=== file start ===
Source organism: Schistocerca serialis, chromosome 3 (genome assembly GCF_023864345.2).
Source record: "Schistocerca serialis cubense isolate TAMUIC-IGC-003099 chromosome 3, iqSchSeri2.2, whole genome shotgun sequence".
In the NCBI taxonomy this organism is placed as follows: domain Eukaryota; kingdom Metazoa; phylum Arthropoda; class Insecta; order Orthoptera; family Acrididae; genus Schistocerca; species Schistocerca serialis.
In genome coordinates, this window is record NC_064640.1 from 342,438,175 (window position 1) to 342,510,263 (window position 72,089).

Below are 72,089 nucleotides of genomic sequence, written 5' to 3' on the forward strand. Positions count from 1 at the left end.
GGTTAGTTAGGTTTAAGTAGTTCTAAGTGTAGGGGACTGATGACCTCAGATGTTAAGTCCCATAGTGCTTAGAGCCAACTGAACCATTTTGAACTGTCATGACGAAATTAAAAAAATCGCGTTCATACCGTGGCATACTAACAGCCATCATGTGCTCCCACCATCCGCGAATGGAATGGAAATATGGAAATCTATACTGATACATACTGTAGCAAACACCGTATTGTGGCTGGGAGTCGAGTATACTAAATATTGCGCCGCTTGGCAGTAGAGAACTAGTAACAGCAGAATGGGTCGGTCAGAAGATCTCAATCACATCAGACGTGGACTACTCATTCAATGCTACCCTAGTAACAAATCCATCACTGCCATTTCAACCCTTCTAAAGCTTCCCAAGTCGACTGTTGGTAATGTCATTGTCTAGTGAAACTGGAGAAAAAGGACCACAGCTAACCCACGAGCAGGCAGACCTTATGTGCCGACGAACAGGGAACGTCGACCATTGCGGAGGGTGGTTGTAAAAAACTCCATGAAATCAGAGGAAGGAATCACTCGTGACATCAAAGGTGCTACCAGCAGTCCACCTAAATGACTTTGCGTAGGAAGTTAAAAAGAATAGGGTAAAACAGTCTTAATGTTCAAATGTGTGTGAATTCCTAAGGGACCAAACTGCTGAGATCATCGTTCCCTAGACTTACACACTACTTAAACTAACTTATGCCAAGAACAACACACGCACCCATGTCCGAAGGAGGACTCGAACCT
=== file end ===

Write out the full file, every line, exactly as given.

Source organism: Schistocerca serialis, chromosome 3 (genome assembly GCF_023864345.2).
Source record: "Schistocerca serialis cubense isolate TAMUIC-IGC-003099 chromosome 3, iqSchSeri2.2, whole genome shotgun sequence".
In the NCBI taxonomy this organism is placed as follows: domain Eukaryota; kingdom Metazoa; phylum Arthropoda; class Insecta; order Orthoptera; family Acrididae; genus Schistocerca; species Schistocerca serialis.
In genome coordinates, this window is record NC_064640.1 from 342,438,175 (window position 1) to 342,510,263 (window position 72,089).

Below are 72,089 nucleotides of genomic sequence, written 5' to 3' on the forward strand. Positions count from 1 at the left end.
GGTTAGTTAGGTTTAAGTAGTTCTAAGTGTAGGGGACTGATGACCTCAGATGTTAAGTCCCATAGTGCTTAGAGCCAACTGAACCATTTTGAACTGTCATGACGAAATTAAAAAAATCGCGTTCATACCGTGGCATACTAACAGCCATCATGTGCTCCCACCATCCGCGAATGGAATGGAAATATGGAAATCTATACTGATACATACTGTAGCAAACACCGTATTGTGGCTGGGAGTCGAGTATACTAAATATTGCGCCGCTTGGCAGTAGAGAACTAGTAACAGCAGAATGGGTCGGTCAGAAGATCTCAATCACATCAGACGTGGACTACTCATTCAATGCTACCCTAGTAACAAATCCATCACTGCCATTTCAACCCTTCTAAAGCTTCCCAAGTCGACTGTTGGTAATGTCATTGTCTAGTGAAACTGGAGAAAAAGGACCACAGCTAACCCACGAGCAGGCAGACCTTATGTGCCGACGAACAGGGAACGTCGACCATTGCGGAGGGTGGTTGTAAAAAACTCCATGAAATCAGAGGAAGGAATCACTCGTGACATCAAAGGTGCTACCAGCAGTCCACCTAAATGACTTTGCGTAGGAAGTTAAAAAGAATAGGGTAAAACAGTCTTAATGTTCAAATGTGTGTGAATTCCTAAGGGACCAAACTGCTGAGATCATCGTTCCCTAGACTTACACACTACTTAAACTAACTTATGCCAAGAACAACACACGCACCCATGTCCGAAGGAGGACTCGAACCT